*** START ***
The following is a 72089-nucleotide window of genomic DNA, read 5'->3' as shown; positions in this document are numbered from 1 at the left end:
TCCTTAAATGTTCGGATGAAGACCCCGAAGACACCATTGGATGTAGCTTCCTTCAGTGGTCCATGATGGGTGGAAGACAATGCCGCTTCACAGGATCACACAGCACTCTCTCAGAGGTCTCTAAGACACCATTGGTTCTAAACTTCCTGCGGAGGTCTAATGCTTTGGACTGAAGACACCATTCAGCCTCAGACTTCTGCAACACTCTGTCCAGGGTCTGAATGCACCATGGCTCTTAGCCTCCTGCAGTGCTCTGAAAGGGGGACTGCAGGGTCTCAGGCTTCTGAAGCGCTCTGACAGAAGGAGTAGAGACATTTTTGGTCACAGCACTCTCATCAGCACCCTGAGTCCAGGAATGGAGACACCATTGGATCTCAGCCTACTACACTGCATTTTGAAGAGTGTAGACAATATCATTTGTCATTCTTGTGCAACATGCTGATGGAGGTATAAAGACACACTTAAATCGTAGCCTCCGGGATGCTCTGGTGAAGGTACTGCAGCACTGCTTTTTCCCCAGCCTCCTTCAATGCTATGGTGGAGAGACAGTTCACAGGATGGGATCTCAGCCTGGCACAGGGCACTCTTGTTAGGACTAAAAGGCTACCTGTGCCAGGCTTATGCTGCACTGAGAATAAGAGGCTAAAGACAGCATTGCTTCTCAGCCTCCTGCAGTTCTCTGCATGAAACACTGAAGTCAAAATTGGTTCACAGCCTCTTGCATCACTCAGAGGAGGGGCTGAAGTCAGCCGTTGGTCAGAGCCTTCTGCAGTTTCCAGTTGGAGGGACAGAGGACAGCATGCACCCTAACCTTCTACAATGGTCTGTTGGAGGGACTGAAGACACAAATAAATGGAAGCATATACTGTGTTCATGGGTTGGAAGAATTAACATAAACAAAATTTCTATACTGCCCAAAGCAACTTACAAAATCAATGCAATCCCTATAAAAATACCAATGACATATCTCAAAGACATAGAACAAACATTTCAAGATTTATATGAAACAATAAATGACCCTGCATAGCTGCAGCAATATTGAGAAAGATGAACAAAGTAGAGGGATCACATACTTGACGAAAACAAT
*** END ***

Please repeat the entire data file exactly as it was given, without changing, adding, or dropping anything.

The following is a 72089-nucleotide window of genomic DNA, read 5'->3' as shown; positions in this document are numbered from 1 at the left end:
TCCTTAAATGTTCGGATGAAGACCCCGAAGACACCATTGGATGTAGCTTCCTTCAGTGGTCCATGATGGGTGGAAGACAATGCCGCTTCACAGGATCACACAGCACTCTCTCAGAGGTCTCTAAGACACCATTGGTTCTAAACTTCCTGCGGAGGTCTAATGCTTTGGACTGAAGACACCATTCAGCCTCAGACTTCTGCAACACTCTGTCCAGGGTCTGAATGCACCATGGCTCTTAGCCTCCTGCAGTGCTCTGAAAGGGGGACTGCAGGGTCTCAGGCTTCTGAAGCGCTCTGACAGAAGGAGTAGAGACATTTTTGGTCACAGCACTCTCATCAGCACCCTGAGTCCAGGAATGGAGACACCATTGGATCTCAGCCTACTACACTGCATTTTGAAGAGTGTAGACAATATCATTTGTCATTCTTGTGCAACATGCTGATGGAGGTATAAAGACACACTTAAATCGTAGCCTCCGGGATGCTCTGGTGAAGGTACTGCAGCACTGCTTTTTCCCCAGCCTCCTTCAATGCTATGGTGGAGAGACAGTTCACAGGATGGGATCTCAGCCTGGCACAGGGCACTCTTGTTAGGACTAAAAGGCTACCTGTGCCAGGCTTATGCTGCACTGAGAATAAGAGGCTAAAGACAGCATTGCTTCTCAGCCTCCTGCAGTTCTCTGCATGAAACACTGAAGTCAAAATTGGTTCACAGCCTCTTGCATCACTCAGAGGAGGGGCTGAAGTCAGCCGTTGGTCAGAGCCTTCTGCAGTTTCCAGTTGGAGGGACAGAGGACAGCATGCACCCTAACCTTCTACAATGGTCTGTTGGAGGGACTGAAGACACAAATAAATGGAAGCATATACTGTGTTCATGGGTTGGAAGAATTAACATAAACAAAATTTCTATACTGCCCAAAGCAACTTACAAAATCAATGCAATCCCTATAAAAATACCAATGACATATCTCAAAGACATAGAACAAACATTTCAAGATTTATATGAAACAATAAATGACCCTGCATAGCTGCAGCAATATTGAGAAAGATGAACAAAGTAGAGGGATCACATACTTGACGAAAACAAT